By favorite stage management I had hit on Youth. It wasn't altogether a coincidence. I just washed down my birthday, and I was endeavoring to console myself by saying, "Oh, 51 isn't so old. Think of Rockefeller and John Nance Garner."


And so I took up Youth. You may remember that it blows like the devel all through this truncated narrative. Masts come down on every other page, and the sailors are constantly at the pumps to keep the ocean in the estate of transient. And while this was going on somewhere west of Singapore the local weather in Connecticut was putting on quite a show entirely on its own.

I've had two hurricanes on my hands, one in Florida and the other back home in Stamford. They do not amuse me. After gales of such dimensions I come up with hangovers, since there is nothing to match rye in tempering the wind for the frightened lamb.

But the orchestration which Long Island Sound provided for Conrad's narrative was all to the good. When the gale got up to the pace of 60 miles an hour it made a somewhat fearsome whistling echo. But every time the roof groaned as if it were minded to sail away to the frog pond I would look back to the Conrad text again and comfort myself with the thought that I was far better off than the sailors on such a night. If the roof cared to go stepping I was under no obligation to keep it company.


And in spite of the boisterousness of the breeze the stars were snapping in every corner of the sky. Planets, either in constellation or retail, always touch and stimulate my better nature. I'm pretty sore at some guy, and I say to myself, "There's a creep if I ever saw one." But then I remember how many light-years must roll around before the beam from the nearest star will put a twinkle on the lake behind the kitchen porch. "Be your cosmic age," I interject into the debate. "He's not a good guy--granted--but what will it matter in a hundred years, a day, a week, or one hour and five minutes from now just what he says? Let them bury their own dead and go about your business."

The slashing, driving, clear-skied wind was pertinent to the problem. Dead leaves were going down the drains and out into silver obscurity. Such wasps and hornets as had attempted to linger on a little by seeking the warmth of a window pane were scattered like the plagues of Pharaoh. It should have been New Year's Eve instead of the minor celebration, known to only three or four as yet, called Broun's birthday.


The gale was sweeping out the dead, the tired and all animate and inanimate things which had outstayed their welcome. Off into the night went the shams and the fakes and pussyfooters. The pressure was on. It was no night on which to make even the most slight obeisance in the House of Rimmon. Whoever bent, however fractionally, toward a shoe polish sandwich ran the risk that the wind would seize the seat of his pants and lift him off the yacht.

So at last I put down Youth in spite of its eloquence about green seas and cleansing gales. The local performance was enough to move an auditor to admiration.

I opened the door and watched two big maples bend and squirm. And though they are my trees, it was the wind for which I rooted. "Sock 'em again!" I shouted to the gale. "Make 'em take it and like it. They'll like it down there. Make 'em get their noses in it. Make 'em stand up and fight."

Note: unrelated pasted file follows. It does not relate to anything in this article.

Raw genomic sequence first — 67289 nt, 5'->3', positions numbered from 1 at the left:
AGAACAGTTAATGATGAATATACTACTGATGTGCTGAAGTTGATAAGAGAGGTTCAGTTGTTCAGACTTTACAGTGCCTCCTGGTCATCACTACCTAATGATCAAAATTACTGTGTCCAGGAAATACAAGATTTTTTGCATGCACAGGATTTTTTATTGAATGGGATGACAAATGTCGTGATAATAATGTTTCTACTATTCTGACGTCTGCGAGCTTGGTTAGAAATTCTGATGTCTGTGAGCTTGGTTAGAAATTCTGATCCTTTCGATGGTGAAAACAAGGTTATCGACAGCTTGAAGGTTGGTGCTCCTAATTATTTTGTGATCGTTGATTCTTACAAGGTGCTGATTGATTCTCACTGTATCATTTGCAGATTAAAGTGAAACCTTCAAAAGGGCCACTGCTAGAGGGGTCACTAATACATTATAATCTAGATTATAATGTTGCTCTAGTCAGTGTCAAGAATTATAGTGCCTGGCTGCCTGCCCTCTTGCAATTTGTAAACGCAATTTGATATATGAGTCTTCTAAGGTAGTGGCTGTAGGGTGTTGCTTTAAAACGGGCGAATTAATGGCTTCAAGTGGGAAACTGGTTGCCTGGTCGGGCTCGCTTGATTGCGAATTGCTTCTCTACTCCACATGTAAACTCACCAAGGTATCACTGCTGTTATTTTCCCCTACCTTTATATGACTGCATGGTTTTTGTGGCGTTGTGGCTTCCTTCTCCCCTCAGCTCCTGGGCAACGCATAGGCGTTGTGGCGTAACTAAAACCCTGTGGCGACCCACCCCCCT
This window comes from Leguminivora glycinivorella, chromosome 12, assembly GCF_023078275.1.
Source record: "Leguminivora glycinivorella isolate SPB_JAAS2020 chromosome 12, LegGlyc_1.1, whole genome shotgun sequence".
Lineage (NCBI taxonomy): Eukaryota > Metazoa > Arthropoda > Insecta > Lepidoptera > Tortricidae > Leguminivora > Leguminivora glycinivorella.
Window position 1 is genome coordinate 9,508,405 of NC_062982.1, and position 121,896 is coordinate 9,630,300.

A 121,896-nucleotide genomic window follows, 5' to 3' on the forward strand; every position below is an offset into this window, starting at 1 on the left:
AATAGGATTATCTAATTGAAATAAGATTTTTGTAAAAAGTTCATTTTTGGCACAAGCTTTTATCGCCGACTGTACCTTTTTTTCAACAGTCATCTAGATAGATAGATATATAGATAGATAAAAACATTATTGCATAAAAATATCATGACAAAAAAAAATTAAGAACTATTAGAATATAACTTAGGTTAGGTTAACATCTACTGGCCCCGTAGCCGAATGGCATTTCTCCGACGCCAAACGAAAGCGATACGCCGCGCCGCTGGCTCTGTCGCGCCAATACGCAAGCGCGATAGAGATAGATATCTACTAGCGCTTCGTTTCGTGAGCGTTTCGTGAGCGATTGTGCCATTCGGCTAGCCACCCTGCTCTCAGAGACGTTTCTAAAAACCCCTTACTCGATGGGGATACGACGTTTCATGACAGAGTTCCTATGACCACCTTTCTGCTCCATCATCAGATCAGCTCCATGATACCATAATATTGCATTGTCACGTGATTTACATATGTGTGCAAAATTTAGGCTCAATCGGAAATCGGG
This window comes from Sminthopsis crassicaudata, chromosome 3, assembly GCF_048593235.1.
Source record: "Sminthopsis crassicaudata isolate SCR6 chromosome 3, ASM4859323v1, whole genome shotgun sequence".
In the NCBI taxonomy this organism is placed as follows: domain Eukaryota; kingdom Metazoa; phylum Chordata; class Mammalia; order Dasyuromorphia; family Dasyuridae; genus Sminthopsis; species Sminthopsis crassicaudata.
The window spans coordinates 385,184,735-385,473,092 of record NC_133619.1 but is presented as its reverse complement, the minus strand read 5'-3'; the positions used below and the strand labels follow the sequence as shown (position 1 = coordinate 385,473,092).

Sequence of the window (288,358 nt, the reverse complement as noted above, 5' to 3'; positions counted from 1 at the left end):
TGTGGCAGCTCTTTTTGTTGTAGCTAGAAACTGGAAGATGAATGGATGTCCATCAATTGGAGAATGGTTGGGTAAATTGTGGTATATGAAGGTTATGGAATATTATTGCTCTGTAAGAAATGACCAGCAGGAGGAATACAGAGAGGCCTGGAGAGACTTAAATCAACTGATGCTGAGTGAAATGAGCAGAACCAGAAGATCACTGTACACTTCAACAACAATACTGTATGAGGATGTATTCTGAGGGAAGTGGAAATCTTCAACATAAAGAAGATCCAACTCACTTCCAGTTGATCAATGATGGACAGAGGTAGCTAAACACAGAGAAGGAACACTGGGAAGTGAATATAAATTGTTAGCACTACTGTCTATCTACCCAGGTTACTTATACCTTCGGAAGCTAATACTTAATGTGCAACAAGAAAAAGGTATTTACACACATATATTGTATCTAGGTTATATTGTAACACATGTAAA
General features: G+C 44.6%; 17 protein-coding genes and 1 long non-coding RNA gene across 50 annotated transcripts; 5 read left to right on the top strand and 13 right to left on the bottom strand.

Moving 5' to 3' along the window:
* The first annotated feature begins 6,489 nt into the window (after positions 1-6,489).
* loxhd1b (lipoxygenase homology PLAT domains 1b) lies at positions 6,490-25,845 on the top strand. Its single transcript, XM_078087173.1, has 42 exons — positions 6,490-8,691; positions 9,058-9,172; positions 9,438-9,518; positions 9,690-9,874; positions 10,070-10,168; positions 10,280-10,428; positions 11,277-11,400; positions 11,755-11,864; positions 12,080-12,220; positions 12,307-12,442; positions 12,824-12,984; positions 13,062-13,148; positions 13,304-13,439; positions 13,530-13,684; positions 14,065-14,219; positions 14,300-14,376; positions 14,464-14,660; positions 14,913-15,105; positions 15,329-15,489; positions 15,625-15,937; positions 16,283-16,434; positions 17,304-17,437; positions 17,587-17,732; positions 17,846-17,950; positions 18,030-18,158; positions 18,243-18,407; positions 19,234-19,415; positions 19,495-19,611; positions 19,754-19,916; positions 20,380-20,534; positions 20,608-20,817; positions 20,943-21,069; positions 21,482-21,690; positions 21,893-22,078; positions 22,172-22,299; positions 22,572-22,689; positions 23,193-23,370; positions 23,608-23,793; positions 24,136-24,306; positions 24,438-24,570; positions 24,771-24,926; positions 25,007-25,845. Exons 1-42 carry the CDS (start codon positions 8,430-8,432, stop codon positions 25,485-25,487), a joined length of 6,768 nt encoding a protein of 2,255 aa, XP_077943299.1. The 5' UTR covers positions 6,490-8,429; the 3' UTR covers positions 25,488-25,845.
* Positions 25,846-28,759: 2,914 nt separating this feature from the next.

And I felt like Joshua of old, because the wind obeyed me.


Pete Murphy Vs. Thad Eure For A Good Job In Raleigh

About as meaningless as an Atlantic City bathing beauty contest, about as profitable to the winner, and about as noisy all around is the quadrennial campaign in North Carolina for Secretary of State. The job, despite the duty of policing stock issues, added in 1937, is a sinecure which now pays six thousand smackers a year and affords the incumbent plenty of time and some patronage with which to keep his fences in repair so that he may resist efforts to unseat him.

That largely explains why there have been since the turn of the century, only five Secretaries of State in North Carolina, one or two of whom have died in office.

Next year's primary is going to be no exception. Secretary Thad Eure, who has not yet announced but who has been running for re-election since the days he was sworn in, is to have the competition of Salisbury's Walter (Pete) Murphy, a fine old gentleman of polish, rugged convictions and fond memories.

The result of this race looms largest, in all probability, to the two entrants. To the state at-large it is of the same relative significance, we say, as a popularity contest.

They Called It*

Proof Of This Prophecy Lies In Four Years' Experience

If anybody ever was entitled to say "I told you so," it is the Automobile Manufacturers Association. After that recent Chrysler strike of 50 odd days and the persistent trouble General Motors and other car- and accessory-makers have had, first with UAW-AFL and latterly with UAW-CIO, the manufacturers have every right to set themselves up as prophets of the first order.

They may not realize it, for it was only by chance in thinning out a crowded file that we ourselves came across a folder dated April 1935 entitled, "A Menace to the Automobile Business and to All Industry and Trade."

The "menace" was, of course, the much-discussed Wagner Labor Relations Bill, otherwise known as the Wagner Unions Bill, whose preamble set forth its lofty purpose as that of diminishing "the causes of labor disputes burdening or obstructing interstate or foreign commerce" (that last was for the benefit of the Supreme Court).

It would do no such thing, the automobile industry manufacturers cried. To the contrary,